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But the director, in her first full-length fiction feature, clearly does love them. "I am a little bit of all of my characters," she said in a recent phone interview. "I feel compassion for all of them." But what about the really really annoying ones? Laughing, she says, "Characters arise from who-knows-where—it's not like it's more important to portray one character more than any other character. It's important to be honest to them and the way the movie wanted to be made." It's this passion for authenticity that drives Miniucchi's work and makes the film ultimately redeeming.
In a city of sunny weather and spit-clean sidewalks, Expired explores the other side, the beleaguered world of Los Angeles traffic cops, that special breed of police officer who are treated like the scum of the earth. Miniucchi, who was born in Italy but now lives in LA, experienced the abuse up close one day when she watched a bedraggled female traffic cop shrink away from a screaming driver in her neighborhood. "I felt so sorry for this woman when I saw her on the street. What a horrendous job." When I wondered aloud that mean people in cars seemed more like an east coast thing, I was duly corrected. "LA is more wild west than back east. The city is so humongous and spread out, that the car is its own character. There is nothing but cars, and the disgrace of having to pay so many tickets. The traffic cops are horribly abused. It's mean and it's uncivilized – you can actually see humanity devolving."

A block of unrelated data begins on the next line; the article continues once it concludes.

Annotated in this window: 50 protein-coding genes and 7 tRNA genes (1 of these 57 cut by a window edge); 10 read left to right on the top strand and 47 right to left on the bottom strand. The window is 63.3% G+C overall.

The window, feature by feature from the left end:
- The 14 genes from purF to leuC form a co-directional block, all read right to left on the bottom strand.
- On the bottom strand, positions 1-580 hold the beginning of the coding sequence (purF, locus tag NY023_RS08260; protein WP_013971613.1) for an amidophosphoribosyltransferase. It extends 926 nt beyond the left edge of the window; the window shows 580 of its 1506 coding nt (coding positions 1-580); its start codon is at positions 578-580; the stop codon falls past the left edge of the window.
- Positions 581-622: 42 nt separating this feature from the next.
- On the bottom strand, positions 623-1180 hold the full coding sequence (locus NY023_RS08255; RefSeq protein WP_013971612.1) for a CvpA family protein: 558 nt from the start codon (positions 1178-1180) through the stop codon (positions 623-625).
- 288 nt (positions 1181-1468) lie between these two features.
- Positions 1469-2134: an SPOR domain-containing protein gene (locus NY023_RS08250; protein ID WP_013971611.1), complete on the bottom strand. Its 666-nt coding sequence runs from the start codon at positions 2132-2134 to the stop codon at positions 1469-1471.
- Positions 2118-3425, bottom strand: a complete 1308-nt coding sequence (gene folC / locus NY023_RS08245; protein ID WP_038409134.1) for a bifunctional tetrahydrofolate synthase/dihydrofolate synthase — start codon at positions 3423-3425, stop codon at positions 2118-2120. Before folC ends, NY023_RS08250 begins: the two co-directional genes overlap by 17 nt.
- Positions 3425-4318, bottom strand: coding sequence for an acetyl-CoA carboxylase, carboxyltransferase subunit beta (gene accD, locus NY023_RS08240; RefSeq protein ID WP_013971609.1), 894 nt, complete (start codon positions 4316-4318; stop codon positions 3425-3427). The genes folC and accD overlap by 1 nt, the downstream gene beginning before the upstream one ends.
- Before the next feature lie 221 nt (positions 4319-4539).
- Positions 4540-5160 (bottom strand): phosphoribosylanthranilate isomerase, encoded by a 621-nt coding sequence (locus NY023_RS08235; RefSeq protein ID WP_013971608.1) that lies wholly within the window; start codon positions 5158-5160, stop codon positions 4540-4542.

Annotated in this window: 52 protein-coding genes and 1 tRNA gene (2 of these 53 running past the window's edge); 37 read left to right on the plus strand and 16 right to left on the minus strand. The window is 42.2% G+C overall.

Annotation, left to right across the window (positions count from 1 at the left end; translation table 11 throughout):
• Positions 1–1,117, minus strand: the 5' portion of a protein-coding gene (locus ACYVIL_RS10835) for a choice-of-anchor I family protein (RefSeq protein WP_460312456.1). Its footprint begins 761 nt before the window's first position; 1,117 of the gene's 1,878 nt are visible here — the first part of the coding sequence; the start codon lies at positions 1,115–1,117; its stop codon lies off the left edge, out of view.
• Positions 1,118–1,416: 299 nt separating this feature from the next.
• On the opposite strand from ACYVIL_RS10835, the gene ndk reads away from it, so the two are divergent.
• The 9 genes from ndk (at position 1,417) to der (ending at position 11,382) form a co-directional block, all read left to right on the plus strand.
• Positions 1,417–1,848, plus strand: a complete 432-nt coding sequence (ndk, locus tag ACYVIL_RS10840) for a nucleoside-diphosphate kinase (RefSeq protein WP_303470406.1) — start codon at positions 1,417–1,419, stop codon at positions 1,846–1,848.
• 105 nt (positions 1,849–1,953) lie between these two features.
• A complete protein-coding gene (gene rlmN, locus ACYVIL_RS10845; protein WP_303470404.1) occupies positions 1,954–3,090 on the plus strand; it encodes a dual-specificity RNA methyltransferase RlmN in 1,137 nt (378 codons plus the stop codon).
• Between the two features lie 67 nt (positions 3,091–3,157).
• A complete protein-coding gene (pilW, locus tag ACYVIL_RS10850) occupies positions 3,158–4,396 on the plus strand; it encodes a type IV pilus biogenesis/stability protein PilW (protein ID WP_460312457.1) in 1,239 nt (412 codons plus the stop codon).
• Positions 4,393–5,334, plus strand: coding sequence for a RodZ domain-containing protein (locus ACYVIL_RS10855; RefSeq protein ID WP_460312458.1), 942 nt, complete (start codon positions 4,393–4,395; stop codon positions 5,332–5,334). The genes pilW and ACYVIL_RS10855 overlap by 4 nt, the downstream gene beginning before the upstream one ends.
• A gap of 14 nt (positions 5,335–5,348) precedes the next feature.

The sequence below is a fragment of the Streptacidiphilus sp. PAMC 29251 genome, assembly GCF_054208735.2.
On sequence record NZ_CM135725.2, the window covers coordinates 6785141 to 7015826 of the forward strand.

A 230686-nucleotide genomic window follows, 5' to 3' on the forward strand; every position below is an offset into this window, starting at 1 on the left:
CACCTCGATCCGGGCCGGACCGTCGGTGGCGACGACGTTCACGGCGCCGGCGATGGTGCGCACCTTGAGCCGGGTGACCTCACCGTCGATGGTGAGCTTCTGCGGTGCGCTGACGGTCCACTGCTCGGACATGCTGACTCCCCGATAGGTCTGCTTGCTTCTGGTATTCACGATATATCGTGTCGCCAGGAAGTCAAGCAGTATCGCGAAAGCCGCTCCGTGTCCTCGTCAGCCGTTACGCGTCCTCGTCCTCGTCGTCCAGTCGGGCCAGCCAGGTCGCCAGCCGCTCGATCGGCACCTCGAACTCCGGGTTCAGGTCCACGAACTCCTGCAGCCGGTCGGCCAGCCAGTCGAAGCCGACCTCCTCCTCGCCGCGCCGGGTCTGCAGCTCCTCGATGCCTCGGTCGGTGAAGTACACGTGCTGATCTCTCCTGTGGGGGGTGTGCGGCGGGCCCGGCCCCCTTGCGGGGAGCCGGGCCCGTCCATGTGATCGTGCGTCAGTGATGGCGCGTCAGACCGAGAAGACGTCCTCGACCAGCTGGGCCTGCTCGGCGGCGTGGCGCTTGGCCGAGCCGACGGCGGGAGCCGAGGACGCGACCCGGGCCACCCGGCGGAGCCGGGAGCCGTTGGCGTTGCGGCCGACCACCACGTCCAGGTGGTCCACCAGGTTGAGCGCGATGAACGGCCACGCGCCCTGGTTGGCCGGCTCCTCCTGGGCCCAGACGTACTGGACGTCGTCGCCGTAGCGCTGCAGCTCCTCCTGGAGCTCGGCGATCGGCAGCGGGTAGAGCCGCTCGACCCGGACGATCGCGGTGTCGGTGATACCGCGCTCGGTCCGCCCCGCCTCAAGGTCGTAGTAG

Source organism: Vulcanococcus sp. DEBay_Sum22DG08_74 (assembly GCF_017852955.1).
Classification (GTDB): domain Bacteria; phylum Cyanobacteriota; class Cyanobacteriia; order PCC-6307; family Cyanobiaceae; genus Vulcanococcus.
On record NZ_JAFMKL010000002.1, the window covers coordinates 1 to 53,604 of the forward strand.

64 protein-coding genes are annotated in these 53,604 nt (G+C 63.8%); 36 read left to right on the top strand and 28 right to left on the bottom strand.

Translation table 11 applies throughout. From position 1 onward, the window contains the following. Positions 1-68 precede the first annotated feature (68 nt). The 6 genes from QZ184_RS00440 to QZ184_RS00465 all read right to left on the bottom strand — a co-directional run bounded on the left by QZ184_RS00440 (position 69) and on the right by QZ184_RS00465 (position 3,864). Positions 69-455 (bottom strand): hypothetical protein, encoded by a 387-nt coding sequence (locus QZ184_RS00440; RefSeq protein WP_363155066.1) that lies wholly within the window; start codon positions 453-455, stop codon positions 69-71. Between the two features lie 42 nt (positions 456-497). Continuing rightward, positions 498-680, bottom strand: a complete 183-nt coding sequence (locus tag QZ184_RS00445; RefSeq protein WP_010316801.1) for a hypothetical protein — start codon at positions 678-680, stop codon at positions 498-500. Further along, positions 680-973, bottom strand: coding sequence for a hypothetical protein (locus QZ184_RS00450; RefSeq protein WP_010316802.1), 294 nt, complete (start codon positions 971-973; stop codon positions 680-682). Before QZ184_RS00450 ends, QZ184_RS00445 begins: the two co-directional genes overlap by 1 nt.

And there you have it—a perfect setting for an indie movie semi-love story. Samantha Morton stars as Claire, a quiet, passive cop who longs for an emotional connection but ends up with the kind of abuse she endures in her job when she falls in with fellow traffic cop Jay, played by professional film misanthrope Jason Patric.
Jay is a sad excuse for a grown-up, and all of his fear of the world gets directed into rage at civilians and their cars. He leaves interactions abruptly, telling Claire, "I'll probably call you." When they're in bed, he suggests that she "whiten her teeth a little, and shave down there a bit."
We watch Claire, in her impossibly passive way, struggle to reconcile the desire to have "something" over "nothing," while at the same time pushing Jay to treat her better. "Please be nice to me," she pleads to Jay, after her mother dies and they drive his little traffic cop car on the highway. Buffeted by the winds of the highway and the whims of angry drivers, we're reminded how little protection Claire and Jay have, in their rattling police cart, from the world's caprices. In another scene, Jay approaches Claire in his cart as she directs traffic with large, impossibly white gloves. The gloves move with a regimented sureness and power that Claire lacks, and Miniucchi presents us with an irresistible contrast between the simulated authority of the gloves and Claire's helplessness.